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Looking for tech's future? Watch teenagers
Sometimes it seems like the competition between the major tech companies is a war of attrition, unfolding along many fronts. But as they battle over current market share, are they paying enough attention to the next generation of consumers?


Take the growing e-reader/tablet market. Amazon.com (AMZN) recently announced it's dropping the price of its Kindle Fire HD tablets by up to 20%. A company spokeswoman told The Wall Street Journal that lower production costs, especially because of the device's availability in Europe and Japan, allows Amazon to pass those savings on to its customers.


As altruistic as that sounds, Amazon's price cut also targets Apple's (AAPL) iPad. And both Apple and Amazon are losing ground to other competitors like Samsung Electronics (SSNLF), which last night unveiled its Galaxy S 4 -- aimed directly at Apple's iPhone.


While the e-reader slugfest plays out, a survey done last year by R.R. Bowker suggests many teens still remain on the sidelines when it comes to purchasing e-books. However, digital sales of young adult fiction have reportedly been soaring -- as more teens access the latest vampire/werewolf romance saga online.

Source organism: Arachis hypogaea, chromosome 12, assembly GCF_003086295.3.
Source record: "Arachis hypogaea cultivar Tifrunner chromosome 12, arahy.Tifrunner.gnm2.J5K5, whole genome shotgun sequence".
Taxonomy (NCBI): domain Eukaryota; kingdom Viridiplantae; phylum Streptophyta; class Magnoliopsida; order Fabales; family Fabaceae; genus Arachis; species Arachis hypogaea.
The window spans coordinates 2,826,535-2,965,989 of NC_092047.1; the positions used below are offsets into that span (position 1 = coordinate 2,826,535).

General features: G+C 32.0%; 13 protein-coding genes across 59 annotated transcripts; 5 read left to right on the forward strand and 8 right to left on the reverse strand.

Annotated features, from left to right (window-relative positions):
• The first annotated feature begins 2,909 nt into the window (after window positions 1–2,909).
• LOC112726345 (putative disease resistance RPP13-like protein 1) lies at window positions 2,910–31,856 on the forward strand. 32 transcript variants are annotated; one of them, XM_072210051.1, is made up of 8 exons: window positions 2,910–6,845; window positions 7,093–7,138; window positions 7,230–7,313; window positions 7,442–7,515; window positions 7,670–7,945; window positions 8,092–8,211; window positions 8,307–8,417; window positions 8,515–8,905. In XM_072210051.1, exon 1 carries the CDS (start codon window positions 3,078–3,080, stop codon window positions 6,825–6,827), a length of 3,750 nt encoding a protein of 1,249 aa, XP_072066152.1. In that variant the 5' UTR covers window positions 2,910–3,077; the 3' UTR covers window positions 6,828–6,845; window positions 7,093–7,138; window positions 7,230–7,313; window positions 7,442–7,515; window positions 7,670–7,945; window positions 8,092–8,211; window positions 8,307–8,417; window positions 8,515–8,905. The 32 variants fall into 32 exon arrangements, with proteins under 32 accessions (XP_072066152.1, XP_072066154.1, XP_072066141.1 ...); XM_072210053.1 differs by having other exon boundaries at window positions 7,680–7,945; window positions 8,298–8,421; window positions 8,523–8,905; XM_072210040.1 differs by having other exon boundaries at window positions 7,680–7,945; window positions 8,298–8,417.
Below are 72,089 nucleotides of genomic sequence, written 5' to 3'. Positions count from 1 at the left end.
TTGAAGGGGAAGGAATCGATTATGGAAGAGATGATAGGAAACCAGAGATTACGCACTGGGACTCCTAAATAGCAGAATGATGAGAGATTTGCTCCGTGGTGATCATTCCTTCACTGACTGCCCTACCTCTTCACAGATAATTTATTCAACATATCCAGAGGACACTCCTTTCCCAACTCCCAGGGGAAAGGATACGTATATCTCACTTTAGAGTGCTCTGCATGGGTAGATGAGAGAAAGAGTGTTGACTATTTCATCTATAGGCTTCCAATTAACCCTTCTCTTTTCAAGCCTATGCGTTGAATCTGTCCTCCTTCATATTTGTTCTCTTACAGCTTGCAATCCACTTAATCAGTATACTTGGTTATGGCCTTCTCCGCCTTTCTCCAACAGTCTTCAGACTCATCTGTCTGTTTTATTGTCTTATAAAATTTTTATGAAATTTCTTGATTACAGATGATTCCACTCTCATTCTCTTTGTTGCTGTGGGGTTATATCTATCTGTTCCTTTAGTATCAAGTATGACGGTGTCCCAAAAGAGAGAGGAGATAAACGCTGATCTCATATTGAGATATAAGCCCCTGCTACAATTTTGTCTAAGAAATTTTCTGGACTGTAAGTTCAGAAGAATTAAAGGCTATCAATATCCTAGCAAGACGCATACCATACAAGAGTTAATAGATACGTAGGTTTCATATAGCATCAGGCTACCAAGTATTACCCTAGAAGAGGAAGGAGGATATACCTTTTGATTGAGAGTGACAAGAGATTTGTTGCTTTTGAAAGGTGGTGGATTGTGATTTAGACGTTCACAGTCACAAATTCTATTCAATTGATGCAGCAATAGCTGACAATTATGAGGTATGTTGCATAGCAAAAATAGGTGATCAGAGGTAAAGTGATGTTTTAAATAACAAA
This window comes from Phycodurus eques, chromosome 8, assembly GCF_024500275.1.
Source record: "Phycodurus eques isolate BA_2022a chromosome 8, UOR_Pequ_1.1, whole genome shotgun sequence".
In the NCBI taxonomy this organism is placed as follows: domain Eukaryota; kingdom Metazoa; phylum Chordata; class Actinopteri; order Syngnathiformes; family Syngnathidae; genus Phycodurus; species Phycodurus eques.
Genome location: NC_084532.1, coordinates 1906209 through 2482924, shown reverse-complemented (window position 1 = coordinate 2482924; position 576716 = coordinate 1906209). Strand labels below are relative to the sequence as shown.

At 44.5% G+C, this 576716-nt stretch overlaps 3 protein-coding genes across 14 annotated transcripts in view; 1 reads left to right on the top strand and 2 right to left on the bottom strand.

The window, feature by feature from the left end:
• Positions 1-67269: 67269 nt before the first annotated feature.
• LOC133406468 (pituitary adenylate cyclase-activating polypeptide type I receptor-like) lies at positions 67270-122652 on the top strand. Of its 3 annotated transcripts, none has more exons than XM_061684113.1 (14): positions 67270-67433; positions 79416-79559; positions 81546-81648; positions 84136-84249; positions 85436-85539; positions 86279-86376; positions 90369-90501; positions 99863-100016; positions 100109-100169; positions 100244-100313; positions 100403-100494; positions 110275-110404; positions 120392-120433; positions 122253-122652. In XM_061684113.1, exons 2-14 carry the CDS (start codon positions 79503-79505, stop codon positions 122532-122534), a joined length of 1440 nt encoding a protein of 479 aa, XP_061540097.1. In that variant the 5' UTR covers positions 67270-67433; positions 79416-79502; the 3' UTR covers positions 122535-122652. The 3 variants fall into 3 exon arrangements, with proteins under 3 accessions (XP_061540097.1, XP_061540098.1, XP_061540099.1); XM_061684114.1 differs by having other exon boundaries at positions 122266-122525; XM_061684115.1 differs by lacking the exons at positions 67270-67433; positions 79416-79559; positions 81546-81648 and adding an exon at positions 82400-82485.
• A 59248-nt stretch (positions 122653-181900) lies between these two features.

But don't smirk too much: These teens are the vanguard of digital changes that affect us all. The Pew Research Center says 95% of U.S. teens have online access and 78% now have a cellphone –- with nearly half of them being smartphones.


Given the growing "fluency" of the current crop of teenagers, who were born and raised with the Internet and social media, that's seems logical. But here's something relatively startling: About 25% of teens accessing the Internet do so via their smartphones rather than through desktop or laptop computers.


"The nature of teens' internet use has transformed dramatically -- from stationary connections tied to shared desktops in the home to always-on connections that move with them throughout the day," Mary Madden, senior researcher for the Pew Research Center’s Internet Project and the report's co-author, said on the Pew website.


"In many ways, teens represent the leading edge of mobile connectivity," she notes, "and the patterns of their technology use often signal future changes in the adult population."


So, the next time you find yourself clucking at teenagers with their faces glued to their smartphones, remember they were born in the Internet Age -- and the rest of us are just immigrants learning the language.
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